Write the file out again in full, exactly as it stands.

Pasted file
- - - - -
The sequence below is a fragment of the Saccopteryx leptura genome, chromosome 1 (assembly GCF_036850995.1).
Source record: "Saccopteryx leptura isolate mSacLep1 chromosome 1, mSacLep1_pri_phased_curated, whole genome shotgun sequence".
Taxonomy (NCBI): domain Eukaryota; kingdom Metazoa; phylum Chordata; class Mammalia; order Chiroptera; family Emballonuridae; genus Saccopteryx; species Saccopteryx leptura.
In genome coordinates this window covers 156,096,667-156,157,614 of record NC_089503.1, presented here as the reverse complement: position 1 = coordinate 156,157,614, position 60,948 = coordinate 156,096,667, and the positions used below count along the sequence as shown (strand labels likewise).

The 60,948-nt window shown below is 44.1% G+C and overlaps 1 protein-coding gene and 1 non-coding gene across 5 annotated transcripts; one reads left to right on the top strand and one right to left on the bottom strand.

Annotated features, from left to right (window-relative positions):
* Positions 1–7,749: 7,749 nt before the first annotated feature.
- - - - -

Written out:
The sequence below is a fragment of the Saccopteryx leptura genome, chromosome 1 (assembly GCF_036850995.1).
Source record: "Saccopteryx leptura isolate mSacLep1 chromosome 1, mSacLep1_pri_phased_curated, whole genome shotgun sequence".
Taxonomy (NCBI): domain Eukaryota; kingdom Metazoa; phylum Chordata; class Mammalia; order Chiroptera; family Emballonuridae; genus Saccopteryx; species Saccopteryx leptura.
In genome coordinates this window covers 156,096,667-156,157,614 of record NC_089503.1, presented here as the reverse complement: position 1 = coordinate 156,157,614, position 60,948 = coordinate 156,096,667, and the positions used below count along the sequence as shown (strand labels likewise).

The 60,948-nt window shown below is 44.1% G+C and overlaps 1 protein-coding gene and 1 non-coding gene across 5 annotated transcripts; one reads left to right on the top strand and one right to left on the bottom strand.

Annotated features, from left to right (window-relative positions):
* Positions 1–7,749: 7,749 nt before the first annotated feature.